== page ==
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Gene Ther. 2001 Nov;8(21):1635-42.

Inhibition of intimal hyperplasia after balloon injury in rat carotid artery model using cis-element 'decoy' of nuclear factor-kappaB binding site as a novel molecular strategy.

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Department of Neurosurgery, Gifu University School of Medicine, Japan.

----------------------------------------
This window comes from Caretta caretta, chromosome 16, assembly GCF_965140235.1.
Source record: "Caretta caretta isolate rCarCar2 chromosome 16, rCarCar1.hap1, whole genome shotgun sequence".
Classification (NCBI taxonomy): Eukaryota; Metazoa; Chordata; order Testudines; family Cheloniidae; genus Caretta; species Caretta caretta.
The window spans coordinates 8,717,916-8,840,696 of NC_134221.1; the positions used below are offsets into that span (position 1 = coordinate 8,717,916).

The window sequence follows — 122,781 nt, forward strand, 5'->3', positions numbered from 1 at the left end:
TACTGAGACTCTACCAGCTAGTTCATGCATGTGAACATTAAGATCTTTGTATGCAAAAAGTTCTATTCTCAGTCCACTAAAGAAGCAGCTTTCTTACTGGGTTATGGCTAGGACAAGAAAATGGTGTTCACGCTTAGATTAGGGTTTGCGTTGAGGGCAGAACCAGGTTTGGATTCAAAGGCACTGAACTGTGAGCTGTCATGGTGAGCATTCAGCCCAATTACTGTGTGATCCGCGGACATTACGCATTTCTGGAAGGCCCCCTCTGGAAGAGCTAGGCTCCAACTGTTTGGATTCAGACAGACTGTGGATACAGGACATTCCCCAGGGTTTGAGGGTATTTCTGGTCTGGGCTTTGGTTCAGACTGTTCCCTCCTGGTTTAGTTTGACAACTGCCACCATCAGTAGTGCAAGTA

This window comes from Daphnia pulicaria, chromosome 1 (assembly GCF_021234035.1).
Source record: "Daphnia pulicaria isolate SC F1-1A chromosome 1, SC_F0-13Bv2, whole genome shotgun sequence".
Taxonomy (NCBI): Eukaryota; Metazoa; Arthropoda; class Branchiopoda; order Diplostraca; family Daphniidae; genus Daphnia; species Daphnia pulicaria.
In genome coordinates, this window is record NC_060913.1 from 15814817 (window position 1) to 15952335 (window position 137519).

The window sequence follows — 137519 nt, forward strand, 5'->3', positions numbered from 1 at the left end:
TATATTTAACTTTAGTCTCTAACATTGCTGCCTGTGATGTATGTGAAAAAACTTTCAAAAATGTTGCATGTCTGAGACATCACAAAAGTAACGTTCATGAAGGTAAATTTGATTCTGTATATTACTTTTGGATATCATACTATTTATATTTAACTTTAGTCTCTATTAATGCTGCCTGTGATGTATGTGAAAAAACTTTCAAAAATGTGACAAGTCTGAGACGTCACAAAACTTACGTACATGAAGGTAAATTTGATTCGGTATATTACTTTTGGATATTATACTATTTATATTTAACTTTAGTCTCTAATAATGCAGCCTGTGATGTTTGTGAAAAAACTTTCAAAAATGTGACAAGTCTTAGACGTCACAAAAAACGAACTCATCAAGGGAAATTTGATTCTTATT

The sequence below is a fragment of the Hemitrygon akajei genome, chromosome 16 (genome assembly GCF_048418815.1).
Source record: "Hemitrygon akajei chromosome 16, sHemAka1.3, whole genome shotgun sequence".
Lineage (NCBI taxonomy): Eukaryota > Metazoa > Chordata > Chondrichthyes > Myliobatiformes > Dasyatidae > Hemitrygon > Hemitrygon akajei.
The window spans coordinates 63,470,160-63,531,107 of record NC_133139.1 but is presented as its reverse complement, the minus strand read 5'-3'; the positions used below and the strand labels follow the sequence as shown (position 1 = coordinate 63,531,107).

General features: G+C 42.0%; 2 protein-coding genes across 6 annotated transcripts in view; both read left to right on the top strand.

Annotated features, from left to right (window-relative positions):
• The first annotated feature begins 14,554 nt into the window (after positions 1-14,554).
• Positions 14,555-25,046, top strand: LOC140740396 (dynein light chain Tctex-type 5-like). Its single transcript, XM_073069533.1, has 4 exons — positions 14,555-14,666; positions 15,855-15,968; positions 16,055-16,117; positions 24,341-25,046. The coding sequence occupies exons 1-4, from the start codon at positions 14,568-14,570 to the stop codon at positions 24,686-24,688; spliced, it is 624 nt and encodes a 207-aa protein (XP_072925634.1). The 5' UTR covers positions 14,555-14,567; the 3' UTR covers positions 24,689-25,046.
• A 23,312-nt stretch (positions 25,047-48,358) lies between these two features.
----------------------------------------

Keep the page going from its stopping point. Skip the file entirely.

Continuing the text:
The transcription factor, NFkB, plays a pivotal role in the coordinated transactivation of cytokine and adhesion molecule genes involved in atherosclerosis and lesion formation after vascular injury. We hypothesized that synthetic double-stranded DNA with high affinity for NFkB may be introduced as a 'decoy' cis element to bind the transcription factor, and block gene activation, resulting in an effective therapeutic agent for treating intimal hyperplasia. In vivo transfection of NFkB decoy oligodeoxynucleotides (ODN) into balloon-injured rat carotid artery resulted in the inhibition of neointimal formation at 14 days after injury as compared with vessels transfected with scrambled ODN (P < 0.01). It is of importance to note that in the vessels transfected with NFkB decoy ODN, the expression of p53, a pro-apoptotic gene, was upregulated in neointimal area, followed by increased apoptosis at 14 days. In addition, gene expression of ICAM-1 and VCAM-1 was markedly decreased in blood vessels transfected with NFkB decoy ODN compared with scrambled ODN, whereas balloon injury induced ICAM and VCAM expression in the neointimal area. More importantly, the migration of macrophages and T-lymphocytes into the neointima and media was significantly inhibited by NFkB decoy ODN as compared with scrambled ODN. Here, we demonstrated that in vivo transfer of NFkB decoy ODN successfully inhibited neointimal formation after balloon injury, accompanied by (1) induction of apoptosis through p53 upregulation, and (2) inhibition of local inflammatory actions through the downregulation of adhesion molecules. These results suggest that decoy treatment against NFkB provides a new therapeutic strategy to inhibit neointimal hyperplasia after angioplasty.

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